NAO publishes report on reducing emergency admissions

The National Audit Office (NAO) has published a report on reducing emergency admissions, examining work by the Department of Health and Social care and NHS England to prevent these. The report states that some emergency admissions “could be avoided by providing alternative forms of urgent care, or by providing appropriate care and support earlier to prevent a person becoming unwell enough to require an emergency admission.” It notes that there was a 9.3% increase in emergency admissions between 2013/14 and 2016/16, and NHS England had deemed 24% of emergency admissions in 2016/17 as avoidable. It was also suggested that if admission thresholds had not been raised since 2010, the number of emergency admissions would have been nearly 12% higher in 2015.

The NAO highlights that NHS England and DHSC have introduced several programmes to attempt to reduce emergency admissions and their impact, including improving access to GP services, improving the performance of A&E departments and out of hospital care. However, it notes disagreement on whether these programmes have actually caused a slight decline in the growth of emergency admissions, saying there is “disagreement among clinicians, other practitioners and evaluators about the effectiveness of some of the interventions.” The report concluded that there is not enough capacity in community services to prevent emergency admissions, and that NHS England does not have good enough data on emergency admissions. The report’s recommendations include:

  • The Department of Heath & Social Care, NHS England and NHS Improvement should establish an evidence base for what works in reducing emergency admissions and use this to inform future national programmes.
  • NHS England and NHS Digital should link hospital activity data with primary, community health care and social care data.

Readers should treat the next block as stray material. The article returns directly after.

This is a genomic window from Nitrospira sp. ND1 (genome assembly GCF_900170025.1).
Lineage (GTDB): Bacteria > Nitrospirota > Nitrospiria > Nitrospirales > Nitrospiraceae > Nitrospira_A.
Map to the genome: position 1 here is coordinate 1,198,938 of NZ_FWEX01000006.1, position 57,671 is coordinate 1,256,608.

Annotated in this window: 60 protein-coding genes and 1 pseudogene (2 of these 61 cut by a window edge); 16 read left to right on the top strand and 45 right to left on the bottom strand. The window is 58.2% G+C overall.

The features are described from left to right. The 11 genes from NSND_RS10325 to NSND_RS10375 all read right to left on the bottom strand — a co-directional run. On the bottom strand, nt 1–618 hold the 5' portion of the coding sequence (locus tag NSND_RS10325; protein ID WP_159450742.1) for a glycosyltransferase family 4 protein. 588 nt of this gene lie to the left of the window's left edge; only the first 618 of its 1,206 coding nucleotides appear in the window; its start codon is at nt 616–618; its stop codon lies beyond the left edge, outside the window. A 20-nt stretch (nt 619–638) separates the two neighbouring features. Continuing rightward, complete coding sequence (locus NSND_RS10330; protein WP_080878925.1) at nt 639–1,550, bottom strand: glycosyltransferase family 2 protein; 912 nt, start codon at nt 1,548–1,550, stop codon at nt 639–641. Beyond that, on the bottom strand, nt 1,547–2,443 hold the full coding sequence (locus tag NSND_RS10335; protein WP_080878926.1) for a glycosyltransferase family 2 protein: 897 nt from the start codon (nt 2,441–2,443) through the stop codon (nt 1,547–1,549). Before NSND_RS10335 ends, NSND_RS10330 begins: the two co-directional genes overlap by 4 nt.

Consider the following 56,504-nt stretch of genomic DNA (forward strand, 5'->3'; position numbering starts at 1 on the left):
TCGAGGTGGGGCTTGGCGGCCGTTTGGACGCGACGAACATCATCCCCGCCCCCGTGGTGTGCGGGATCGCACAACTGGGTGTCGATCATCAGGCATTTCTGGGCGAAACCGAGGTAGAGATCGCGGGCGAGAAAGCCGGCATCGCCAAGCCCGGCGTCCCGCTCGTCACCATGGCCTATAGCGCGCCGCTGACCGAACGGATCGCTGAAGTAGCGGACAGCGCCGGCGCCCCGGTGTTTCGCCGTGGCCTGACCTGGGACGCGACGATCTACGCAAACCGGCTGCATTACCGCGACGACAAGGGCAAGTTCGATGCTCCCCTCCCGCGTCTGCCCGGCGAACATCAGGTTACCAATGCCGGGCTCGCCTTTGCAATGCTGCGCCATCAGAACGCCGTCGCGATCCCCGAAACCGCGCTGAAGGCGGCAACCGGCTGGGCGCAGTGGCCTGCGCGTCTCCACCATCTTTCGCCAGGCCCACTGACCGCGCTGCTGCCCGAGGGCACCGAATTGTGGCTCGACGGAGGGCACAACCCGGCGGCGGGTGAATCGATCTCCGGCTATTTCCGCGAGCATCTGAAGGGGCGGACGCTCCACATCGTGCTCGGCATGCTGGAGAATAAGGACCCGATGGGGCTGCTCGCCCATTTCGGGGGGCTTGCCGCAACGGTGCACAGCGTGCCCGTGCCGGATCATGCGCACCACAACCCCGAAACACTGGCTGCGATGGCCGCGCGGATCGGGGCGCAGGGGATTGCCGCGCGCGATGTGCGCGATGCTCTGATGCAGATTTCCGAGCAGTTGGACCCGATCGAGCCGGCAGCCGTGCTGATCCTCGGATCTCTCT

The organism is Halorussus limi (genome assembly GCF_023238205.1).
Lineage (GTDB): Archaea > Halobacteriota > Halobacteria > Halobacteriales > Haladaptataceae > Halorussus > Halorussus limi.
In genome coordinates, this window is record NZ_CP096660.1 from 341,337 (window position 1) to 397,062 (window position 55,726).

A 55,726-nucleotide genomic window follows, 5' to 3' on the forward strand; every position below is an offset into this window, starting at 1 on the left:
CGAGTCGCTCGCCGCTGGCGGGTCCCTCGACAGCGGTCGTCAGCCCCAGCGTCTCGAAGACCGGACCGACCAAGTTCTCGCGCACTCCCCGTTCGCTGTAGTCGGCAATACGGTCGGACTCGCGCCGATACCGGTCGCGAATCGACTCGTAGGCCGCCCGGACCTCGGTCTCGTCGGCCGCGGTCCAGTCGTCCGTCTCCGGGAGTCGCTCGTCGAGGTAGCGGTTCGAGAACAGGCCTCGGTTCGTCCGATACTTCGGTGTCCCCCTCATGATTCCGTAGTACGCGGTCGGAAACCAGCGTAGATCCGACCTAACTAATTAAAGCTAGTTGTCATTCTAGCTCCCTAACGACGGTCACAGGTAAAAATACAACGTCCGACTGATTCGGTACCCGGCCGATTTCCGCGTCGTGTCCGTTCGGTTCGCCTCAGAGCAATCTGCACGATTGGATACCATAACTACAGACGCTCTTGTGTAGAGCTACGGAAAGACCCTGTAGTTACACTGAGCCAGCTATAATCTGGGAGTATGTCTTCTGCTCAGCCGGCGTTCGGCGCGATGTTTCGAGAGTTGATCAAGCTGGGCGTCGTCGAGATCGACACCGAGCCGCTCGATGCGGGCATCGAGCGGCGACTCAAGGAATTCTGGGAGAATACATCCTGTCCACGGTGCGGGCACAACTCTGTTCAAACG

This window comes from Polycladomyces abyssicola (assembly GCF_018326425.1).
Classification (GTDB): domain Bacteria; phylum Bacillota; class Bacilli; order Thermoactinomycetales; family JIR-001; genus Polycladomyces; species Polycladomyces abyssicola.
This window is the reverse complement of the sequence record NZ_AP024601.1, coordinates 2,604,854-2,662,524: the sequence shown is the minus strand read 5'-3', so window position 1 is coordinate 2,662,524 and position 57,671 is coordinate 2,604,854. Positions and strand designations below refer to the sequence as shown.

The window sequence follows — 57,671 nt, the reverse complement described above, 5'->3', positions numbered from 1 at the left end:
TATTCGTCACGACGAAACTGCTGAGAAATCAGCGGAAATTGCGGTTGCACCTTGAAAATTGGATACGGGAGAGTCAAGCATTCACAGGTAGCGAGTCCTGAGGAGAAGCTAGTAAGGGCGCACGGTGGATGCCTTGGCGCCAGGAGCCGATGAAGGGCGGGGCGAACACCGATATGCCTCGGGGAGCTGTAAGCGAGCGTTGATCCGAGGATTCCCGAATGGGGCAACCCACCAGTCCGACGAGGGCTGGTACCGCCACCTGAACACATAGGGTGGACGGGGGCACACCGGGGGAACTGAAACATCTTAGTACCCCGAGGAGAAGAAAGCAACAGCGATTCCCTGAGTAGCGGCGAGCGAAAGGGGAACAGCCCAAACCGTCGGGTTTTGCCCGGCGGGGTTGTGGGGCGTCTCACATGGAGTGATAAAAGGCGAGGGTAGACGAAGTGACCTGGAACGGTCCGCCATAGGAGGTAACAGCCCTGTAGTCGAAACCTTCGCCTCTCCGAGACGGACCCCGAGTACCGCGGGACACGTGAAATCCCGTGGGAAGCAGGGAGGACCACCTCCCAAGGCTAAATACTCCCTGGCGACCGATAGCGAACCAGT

• DHSC and NHS England should set out how community services will support reductions in emergency admissions.

Satisfaction with GP services at record low

Data from the British Social Attitudes survey has shown that satisfaction with GP services has fallen to the lowest level since data started being collected in 1983. Satisfaction with GP services fell to 65% in 2017 from 72% in 2016, although people were more satisfied with the care given by their GPs than with GP waiting times. The Deputy Chief Executive of NHS Providers, Saffron Cordery, said the findings are “deeply worrying. The shift in public mood has been a long time coming.” Meanwhile, the Chief Executive of the RCN, Janet Davies, warned that “Ministers must act urgently on public concerns over NHS understaffing. The shortages are beginning to bite and that is reflected in this research.”

Chief Executive of the King’s Fund to step down

The Chief Executive of the King’s Fund, Professor Chris Ham, has announced he will step down by the end of this year. Professor Ham has been in the position since 2010, before which he worked for the Department of Health and World Health Organisation. The Chair of the Fund’s board of trustees, Sir Christopher Kelly, said “Under his leadership, the Fund has grown in influence and become a stronger organisation. He will leave it in very good health and will be greatly missed by his colleagues.”